As a large group of geese moves through a park, golf course, athletic field or residential area they leave behind feathers, droppings, and damaged vegetation. Not only are these things unsightly, but they can also be unsafe. Substances derived from goose droppings can contain coliform bacteria as well as high levels of nitrogen. This contributes to impaired and potentially hazardous water quality. Their feces may also be a contributing factor to algal blooms and resulting toxic microcystin contamination. A simple decrease in population numbers may quickly improve these conditions. Canada geese are a wonderful part of nature and the outdoors. By educating citizens, mitigating impacts, and regulating geese populations, conflicts between birds and people can be minimized and a healthier balance can be achieved.

Reproduction and Nesting Behavior

Canada geese generally begin nesting at 2 – 3 years of age. Once a mate has been chosen, the birds are monogamous for life, unless their mate is lost, at which time, they will often establish a new pair bond. Beginning in late February or early March, geese return to nesting sites and lay their eggs. Nests are typically located in vegetation on land and are usually within 150 feet of a water source. However, in urban areas nest sites may vary, occurring anywhere from a patch of annual vegetation, to the base of a mature tree, to ledges and roofs of buildings.

As a female incubates the eggs, numbering anywhere between 1 and 15 (average = 5), the male keeps watch and will attack anything that comes too close. This last for 26 to 28 days, after which the eggs hatch. The adults will then sometimes move the entire brood to an area with more appropriate food accessibility and water proximity.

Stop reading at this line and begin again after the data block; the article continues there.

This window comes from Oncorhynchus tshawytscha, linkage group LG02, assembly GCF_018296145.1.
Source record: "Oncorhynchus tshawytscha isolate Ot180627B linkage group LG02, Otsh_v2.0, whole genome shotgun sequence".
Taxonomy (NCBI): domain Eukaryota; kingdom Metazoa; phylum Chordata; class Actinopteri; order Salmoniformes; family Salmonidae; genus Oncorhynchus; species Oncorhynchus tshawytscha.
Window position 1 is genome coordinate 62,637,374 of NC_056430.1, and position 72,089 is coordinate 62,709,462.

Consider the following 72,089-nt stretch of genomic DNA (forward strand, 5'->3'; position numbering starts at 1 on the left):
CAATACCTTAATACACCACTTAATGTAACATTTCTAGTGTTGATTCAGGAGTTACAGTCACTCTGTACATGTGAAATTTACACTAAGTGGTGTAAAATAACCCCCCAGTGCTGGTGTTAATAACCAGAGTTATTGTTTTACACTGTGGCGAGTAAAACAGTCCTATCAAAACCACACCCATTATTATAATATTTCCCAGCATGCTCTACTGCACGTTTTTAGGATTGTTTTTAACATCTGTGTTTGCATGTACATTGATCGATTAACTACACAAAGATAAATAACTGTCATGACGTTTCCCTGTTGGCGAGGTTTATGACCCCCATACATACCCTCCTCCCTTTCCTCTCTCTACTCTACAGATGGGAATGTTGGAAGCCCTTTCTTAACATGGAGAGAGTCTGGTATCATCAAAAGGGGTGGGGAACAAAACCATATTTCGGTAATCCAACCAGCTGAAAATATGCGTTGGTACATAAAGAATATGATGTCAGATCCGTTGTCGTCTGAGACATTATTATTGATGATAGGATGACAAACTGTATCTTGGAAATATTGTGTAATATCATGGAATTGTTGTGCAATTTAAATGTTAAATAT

Impact Mitigation and Population Management

Since the 1990’s Montgomery Parks has been actively working to manage non-migratory Canada geese to mitigate for negative impacts. Over the years, Parks Wildlife Ecologists, Parks Maintenance staff and volunteers have used, and continue to use, a variety of strategies to address impacts resultant of concentrated populations of geese, as well as taking necessary action to directly manage resident geese populations on select parklands.

Parks has instituted a ban on feeding geese for many years, along with ongoing impact mitigation and population management practices county-wide including, but not limited to:

  • Harassment (human and dog)
  • Habitat manipulation
  • Exclusionary fencing
  • Repelling devices
  • Egg-oiling/addling